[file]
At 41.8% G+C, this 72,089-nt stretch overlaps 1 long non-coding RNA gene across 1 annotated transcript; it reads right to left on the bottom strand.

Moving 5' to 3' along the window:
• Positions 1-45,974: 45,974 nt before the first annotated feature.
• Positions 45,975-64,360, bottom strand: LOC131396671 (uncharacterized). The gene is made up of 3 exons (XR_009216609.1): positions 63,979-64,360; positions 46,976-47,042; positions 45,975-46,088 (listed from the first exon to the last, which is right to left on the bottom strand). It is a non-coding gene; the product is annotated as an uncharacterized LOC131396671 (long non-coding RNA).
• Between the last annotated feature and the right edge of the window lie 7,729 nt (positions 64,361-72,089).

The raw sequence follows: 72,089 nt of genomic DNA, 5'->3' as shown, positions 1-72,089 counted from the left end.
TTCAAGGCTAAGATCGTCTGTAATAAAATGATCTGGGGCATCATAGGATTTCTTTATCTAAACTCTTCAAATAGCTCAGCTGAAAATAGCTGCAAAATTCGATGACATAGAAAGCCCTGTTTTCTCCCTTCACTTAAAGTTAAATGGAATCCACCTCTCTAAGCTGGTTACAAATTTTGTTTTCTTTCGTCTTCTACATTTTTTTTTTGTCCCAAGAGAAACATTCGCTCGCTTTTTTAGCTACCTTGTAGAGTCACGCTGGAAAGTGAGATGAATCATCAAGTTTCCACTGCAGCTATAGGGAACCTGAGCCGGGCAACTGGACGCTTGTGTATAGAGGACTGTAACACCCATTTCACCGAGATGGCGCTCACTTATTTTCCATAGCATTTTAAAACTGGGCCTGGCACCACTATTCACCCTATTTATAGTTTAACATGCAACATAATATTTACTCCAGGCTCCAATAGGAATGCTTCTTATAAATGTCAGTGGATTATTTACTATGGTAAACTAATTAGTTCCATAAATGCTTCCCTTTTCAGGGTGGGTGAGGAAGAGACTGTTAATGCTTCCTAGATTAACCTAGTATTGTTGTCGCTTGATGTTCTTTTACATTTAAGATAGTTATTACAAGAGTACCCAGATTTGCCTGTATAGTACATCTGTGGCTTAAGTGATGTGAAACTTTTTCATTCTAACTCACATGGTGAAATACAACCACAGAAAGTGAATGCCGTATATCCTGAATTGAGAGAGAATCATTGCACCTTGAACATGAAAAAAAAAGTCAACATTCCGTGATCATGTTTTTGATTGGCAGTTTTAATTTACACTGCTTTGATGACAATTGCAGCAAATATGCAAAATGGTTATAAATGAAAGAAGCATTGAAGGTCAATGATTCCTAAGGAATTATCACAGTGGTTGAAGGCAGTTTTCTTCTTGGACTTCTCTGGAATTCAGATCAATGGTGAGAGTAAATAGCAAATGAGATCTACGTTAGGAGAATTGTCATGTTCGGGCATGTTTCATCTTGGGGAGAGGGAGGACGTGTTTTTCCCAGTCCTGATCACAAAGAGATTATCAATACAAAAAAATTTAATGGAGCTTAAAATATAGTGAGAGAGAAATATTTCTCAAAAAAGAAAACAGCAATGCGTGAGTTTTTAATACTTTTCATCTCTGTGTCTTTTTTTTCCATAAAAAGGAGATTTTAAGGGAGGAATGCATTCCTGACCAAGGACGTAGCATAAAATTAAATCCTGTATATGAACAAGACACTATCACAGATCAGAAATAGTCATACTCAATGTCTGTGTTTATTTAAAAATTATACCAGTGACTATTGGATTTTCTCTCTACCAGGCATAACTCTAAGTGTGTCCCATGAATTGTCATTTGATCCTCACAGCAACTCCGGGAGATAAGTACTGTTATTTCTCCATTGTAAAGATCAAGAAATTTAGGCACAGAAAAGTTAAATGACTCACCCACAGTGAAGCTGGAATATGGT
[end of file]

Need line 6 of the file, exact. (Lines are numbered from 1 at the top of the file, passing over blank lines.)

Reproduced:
The raw sequence follows: 72,089 nt of genomic DNA, 5'->3' as shown, positions 1-72,089 counted from the left end.